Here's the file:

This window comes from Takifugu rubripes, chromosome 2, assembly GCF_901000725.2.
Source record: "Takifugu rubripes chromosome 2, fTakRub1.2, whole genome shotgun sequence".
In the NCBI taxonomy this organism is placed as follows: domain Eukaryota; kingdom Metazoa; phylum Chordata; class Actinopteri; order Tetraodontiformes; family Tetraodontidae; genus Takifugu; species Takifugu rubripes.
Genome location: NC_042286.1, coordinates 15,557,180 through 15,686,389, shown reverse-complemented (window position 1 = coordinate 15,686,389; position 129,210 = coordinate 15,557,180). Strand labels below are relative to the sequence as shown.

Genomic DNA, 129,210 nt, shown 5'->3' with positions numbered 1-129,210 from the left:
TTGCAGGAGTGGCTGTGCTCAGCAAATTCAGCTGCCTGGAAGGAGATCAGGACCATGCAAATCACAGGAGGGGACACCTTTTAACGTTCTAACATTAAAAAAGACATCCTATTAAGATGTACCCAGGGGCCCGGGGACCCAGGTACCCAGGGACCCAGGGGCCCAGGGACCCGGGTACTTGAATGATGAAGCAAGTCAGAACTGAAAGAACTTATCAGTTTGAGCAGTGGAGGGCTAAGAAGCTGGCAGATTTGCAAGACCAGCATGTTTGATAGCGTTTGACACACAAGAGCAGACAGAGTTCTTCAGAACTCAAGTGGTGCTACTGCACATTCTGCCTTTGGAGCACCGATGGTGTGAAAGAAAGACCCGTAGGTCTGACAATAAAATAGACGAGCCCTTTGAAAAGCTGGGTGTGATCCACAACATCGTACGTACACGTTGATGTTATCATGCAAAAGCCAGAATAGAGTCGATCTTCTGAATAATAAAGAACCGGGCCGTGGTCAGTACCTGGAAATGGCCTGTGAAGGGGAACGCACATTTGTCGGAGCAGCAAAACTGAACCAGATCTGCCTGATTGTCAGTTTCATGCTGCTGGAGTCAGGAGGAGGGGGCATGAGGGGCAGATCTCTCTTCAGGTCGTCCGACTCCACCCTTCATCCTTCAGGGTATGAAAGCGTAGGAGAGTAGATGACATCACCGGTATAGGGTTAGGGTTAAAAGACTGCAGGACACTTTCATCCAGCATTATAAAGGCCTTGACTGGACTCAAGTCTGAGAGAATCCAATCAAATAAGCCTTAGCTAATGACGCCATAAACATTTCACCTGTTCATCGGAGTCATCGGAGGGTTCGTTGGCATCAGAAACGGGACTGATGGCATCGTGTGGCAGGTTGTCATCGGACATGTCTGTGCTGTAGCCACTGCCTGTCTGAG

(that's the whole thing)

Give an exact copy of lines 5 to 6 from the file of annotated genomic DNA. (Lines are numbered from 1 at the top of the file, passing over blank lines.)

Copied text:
Genomic DNA, 129,210 nt, shown 5'->3' with positions numbered 1-129,210 from the left:
TTGCAGGAGTGGCTGTGCTCAGCAAATTCAGCTGCCTGGAAGGAGATCAGGACCATGCAAATCACAGGAGGGGACACCTTTTAACGTTCTAACATTAAAAAAGACATCCTATTAAGATGTACCCAGGGGCCCGGGGACCCAGGTACCCAGGGACCCAGGGGCCCAGGGACCCGGGTACTTGAATGATGAAGCAAGTCAGAACTGAAAGAACTTATCAGTTTGAGCAGTGGAGGGCTAAGAAGCTGGCAGATTTGCAAGACCAGCATGTTTGATAGCGTTTGACACACAAGAGCAGACAGAGTTCTTCAGAACTCAAGTGGTGCTACTGCACATTCTGCCTTTGGAGCACCGATGGTGTGAAAGAAAGACCCGTAGGTCTGACAATAAAATAGACGAGCCCTTTGAAAAGCTGGGTGTGATCCACAACATCGTACGTACACGTTGATGTTATCATGCAAAAGCCAGAATAGAGTCGATCTTCTGAATAATAAAGAACCGGGCCGTGGTCAGTACCTGGAAATGGCCTGTGAAGGGGAACGCACATTTGTCGGAGCAGCAAAACTGAACCAGATCTGCCTGATTGTCAGTTTCATGCTGCTGGAGTCAGGAGGAGGGGGCATGAGGGGCAGATCTCTCTTCAGGTCGTCCGACTCCACCCTTCATCCTTCAGGGTATGAAAGCGTAGGAGAGTAGATGACATCACCGGTATAGGGTTAGGGTTAAAAGACTGCAGGACACTTTCATCCAGCATTATAAAGGCCTTGACTGGACTCAAGTCTGAGAGAATCCAATCAAATAAGCCTTAGCTAATGACGCCATAAACATTTCACCTGTTCATCGGAGTCATCGGAGGGTTCGTTGGCATCAGAAACGGGACTGATGGCATCGTGTGGCAGGTTGTCATCGGACATGTCTGTGCTGTAGCCACTGCCTGTCTGAG